Probably the biggest jazz festival in the world, North Sea Jazz takes place in July over 3 days in Rotterdam in the Netherlands. More than a thousand musicians take part, spread out over 150 performances and on 13 different stages, and attendances average around 70,000.
So this is my third North Sea Jazz Festival and I think I know what to expect - tip top organisation, with everything running to a tight schedule, and musicians at the top of their form, playing through immaculate sound systems. It's rather sad that heavy hitters like Sonny Rollins and McCoy Tyner have to cancel because of illness, but Steve Swallow and wife, Carla Bley, show there's still life after the bus pass. What's great about the festival is the mixture of the old and the new, with well-established names joining those just starting out. And there are the rock acts, like Santana, still chewing gum after all these years, and Sting who must be pretty tired of belting out 'Roxanne' for the billionth time. The benefit for the jazz lover is that these acts attract big crowds, making it possible to enjoy the more experimental artists in more intimate settings.
For a chap of 75, always interested in Eastern music and mysticism, Charles Lloyd is still pushing the boundaries. I saw him last year at North Sea Jazz with a more conventional line-up but today it's just him, Zakir Hussain on tablas and Eric Harland on drums - the band is called Sangam which means confluence in Sanskrit. Lloyd ambles out looking rather like a country bee keeper with his round glasses, linen jacket and pill box hat - there's no rush and he starts solo with a modal theme on flute - Hussain follows with vocal lines developing this melody, adding complex tabla patterns and Harland sets up a cracking rhythmic interplay.
In fact the set is always driven by this intensity and Lloyd alternates between flute, Hungarian taragato and tenor. You can feel the spirit of Coltrane breathing on the band's shoulders, a logical development of his modal moods, although Harland does switch to piano on occasion for some harmonic underpinning. Indeed it's a bit like musical chairs, as Lloyd takes the drum seat and beats out his own fills. Only Zakir Hussain stays put and, in many ways, this is his band - he manages the vocals, sets up the beats, and the other two follow. At times I'm reminded of Nusrat Fatah Ali Khan singing Qawwali, Sufi devotional music, but suddenly Lloyd is in there exploring all corners of his tenor and we're back in jazz territory. This is fluid, meditative music, moving through moods and textures with a controlled virtuosity. Check out their live 2006 ECM recording Sangam.
It can't be easy playing North Sea Jazz when The Roots and Brecker Brothers are playing simultaneously, but there's a good turn out on the outdoors stage. Kwabs are named after their 23 year old singer, Kwabena Adjepong and, in his white sweater, tight jeans and brown ankle boots, he's certainly making a fashion statement. Once he gets going, though, it's his voice which counts, as he belts out a mix of R&B, gospel and soul with his deep tenor, leaping to high falsetto when required. He's a striking figure, almost using the contortions of his body to squeeze out the words, against dark post-dubstep beats ably provided by the band. Emma Topolski provides backing vocals, with guitarist Todd Oliver filling in the chords. Sometimes it feels like he's in need of material but his cover of James Blake's 'The Wilhelm Scream' leaves you in no doubt that this is a talent to watch.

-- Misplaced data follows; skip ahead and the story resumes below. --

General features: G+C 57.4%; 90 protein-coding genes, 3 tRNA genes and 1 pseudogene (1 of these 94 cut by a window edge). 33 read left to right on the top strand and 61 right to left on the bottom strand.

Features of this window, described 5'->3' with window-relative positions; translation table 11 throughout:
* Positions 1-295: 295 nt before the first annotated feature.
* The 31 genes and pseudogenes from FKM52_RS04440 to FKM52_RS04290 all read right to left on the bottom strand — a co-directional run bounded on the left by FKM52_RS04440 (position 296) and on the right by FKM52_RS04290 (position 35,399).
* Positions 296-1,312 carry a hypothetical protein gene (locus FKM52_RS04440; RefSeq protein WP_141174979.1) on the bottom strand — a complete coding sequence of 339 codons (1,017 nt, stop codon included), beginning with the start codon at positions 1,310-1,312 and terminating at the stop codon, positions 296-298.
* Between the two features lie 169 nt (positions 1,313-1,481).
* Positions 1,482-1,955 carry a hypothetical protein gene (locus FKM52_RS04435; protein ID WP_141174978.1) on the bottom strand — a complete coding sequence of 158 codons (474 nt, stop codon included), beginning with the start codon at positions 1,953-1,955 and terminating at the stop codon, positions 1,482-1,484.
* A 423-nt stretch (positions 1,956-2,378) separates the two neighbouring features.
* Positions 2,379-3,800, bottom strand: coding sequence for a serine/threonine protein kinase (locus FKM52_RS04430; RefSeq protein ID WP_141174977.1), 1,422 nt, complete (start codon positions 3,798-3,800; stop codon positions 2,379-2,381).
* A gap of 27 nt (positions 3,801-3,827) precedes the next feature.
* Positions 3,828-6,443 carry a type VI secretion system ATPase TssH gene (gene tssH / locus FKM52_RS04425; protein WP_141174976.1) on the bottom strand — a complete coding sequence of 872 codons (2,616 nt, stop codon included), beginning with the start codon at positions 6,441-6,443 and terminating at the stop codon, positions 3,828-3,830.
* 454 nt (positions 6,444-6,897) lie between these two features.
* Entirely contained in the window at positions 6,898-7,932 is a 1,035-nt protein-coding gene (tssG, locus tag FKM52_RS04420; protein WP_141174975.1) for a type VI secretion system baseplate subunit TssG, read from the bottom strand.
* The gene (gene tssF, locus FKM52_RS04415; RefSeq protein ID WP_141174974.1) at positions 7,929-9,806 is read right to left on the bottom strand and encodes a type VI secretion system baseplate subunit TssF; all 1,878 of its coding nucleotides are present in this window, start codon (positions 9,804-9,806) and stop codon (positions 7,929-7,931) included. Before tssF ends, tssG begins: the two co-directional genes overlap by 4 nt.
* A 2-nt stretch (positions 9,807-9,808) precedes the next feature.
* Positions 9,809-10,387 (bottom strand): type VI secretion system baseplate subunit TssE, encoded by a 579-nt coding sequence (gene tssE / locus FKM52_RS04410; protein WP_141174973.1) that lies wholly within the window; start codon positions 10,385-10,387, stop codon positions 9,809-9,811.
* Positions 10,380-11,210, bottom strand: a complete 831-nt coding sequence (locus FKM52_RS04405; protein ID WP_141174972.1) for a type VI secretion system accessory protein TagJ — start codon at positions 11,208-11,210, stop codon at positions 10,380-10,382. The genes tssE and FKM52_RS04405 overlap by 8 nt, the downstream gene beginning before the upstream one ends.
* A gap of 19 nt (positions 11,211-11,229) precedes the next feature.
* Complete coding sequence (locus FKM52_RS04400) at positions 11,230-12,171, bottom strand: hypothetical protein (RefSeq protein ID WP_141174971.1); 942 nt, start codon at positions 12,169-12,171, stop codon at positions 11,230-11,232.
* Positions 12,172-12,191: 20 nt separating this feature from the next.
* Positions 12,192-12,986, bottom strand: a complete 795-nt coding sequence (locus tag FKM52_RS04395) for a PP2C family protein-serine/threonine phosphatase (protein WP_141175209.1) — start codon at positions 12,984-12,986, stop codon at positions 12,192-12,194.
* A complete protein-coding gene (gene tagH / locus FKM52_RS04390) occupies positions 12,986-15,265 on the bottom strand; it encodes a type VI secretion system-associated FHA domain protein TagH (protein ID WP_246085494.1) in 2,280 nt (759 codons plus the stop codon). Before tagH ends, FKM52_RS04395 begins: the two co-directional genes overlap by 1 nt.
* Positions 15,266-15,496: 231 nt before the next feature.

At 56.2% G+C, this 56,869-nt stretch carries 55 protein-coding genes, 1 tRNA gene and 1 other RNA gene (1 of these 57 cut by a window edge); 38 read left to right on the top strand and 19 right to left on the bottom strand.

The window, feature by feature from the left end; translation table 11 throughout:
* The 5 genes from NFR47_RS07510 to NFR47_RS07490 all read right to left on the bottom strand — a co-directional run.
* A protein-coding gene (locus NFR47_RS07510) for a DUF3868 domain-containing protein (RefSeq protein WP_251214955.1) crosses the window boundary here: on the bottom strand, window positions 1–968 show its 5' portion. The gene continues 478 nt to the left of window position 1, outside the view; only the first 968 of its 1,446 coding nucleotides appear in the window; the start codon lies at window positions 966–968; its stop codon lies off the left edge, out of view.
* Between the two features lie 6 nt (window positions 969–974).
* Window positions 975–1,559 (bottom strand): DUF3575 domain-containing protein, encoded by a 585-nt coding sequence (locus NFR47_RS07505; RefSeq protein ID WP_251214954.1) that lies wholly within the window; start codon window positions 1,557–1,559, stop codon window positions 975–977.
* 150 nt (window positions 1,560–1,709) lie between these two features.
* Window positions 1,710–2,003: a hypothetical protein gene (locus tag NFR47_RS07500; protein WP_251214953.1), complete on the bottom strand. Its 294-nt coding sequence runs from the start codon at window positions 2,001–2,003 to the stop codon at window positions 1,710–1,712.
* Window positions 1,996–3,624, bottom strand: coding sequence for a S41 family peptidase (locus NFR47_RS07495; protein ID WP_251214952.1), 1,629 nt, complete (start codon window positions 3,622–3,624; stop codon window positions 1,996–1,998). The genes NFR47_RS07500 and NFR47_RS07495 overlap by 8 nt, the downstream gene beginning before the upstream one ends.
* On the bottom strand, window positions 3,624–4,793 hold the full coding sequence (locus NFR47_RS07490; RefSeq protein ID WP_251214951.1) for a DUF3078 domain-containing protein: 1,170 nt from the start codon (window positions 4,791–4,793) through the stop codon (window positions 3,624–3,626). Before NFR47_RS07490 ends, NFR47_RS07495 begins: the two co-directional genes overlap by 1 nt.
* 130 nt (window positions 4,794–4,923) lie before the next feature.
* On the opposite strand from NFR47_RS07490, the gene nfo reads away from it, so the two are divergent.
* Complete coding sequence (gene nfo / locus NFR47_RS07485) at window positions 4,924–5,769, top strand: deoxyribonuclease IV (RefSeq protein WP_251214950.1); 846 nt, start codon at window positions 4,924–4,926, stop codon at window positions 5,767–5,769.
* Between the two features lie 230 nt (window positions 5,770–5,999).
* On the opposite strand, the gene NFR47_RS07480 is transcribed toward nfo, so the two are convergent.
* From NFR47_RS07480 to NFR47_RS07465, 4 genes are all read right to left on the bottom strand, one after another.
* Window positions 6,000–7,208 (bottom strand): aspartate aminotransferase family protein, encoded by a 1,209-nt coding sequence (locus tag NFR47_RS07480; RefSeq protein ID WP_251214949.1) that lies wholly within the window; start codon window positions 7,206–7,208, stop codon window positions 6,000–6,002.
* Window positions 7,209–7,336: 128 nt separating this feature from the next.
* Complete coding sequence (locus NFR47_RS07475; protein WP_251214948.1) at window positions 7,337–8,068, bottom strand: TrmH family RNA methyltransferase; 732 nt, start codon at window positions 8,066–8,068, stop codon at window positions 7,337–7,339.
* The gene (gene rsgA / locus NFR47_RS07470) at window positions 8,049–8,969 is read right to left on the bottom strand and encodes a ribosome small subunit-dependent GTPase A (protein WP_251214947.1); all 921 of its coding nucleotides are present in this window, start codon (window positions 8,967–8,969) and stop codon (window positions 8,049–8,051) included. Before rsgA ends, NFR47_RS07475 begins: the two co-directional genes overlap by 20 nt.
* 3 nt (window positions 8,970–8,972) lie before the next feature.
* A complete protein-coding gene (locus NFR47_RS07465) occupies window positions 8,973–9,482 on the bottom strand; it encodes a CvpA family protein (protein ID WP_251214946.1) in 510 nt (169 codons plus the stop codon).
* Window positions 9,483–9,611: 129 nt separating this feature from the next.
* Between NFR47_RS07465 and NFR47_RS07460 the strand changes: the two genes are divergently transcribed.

My other highlights: Marcus Miller's Renaissance Band encoring with 'Tutu', John Zorn deftly manipulating his Electric Masada band and Randy Brecker saluting Joe Lovano's solo with a high five from his trumpet, as they duetted with Eliane Elias. The real nadir is the 50 strong Metropole Orkest drowning both Herbie Hancock and Joe Lovano with euro-sounds in two separate sets. Time warp moment: dapper UK altoist Pete King exploring 'Lover Man' for the billionth time, like he's stepped into the wrong century.
If I have a gripe, it does seem that it was more crowded this year, but it could be my imagination. Oh, and now they charge a euro for the toilets, which does seem slightly mean. After all beer and jazz are natural companions, so it's a cost that can't be avoided - organisers take note.
The next North Sea Jazz Festival takes place 11, 12 and 13 July, 2014.
The Mainport hotel makes a comfortable base.
Restaurant Rodin serves up excellent food.
Rotterdam Info has information about the city. http://en.rotterdam.info/visitors/
Rotterdam Info has information about the city.
Tourism Holland has information about the country.
All pictures copyright Rupert Parker.
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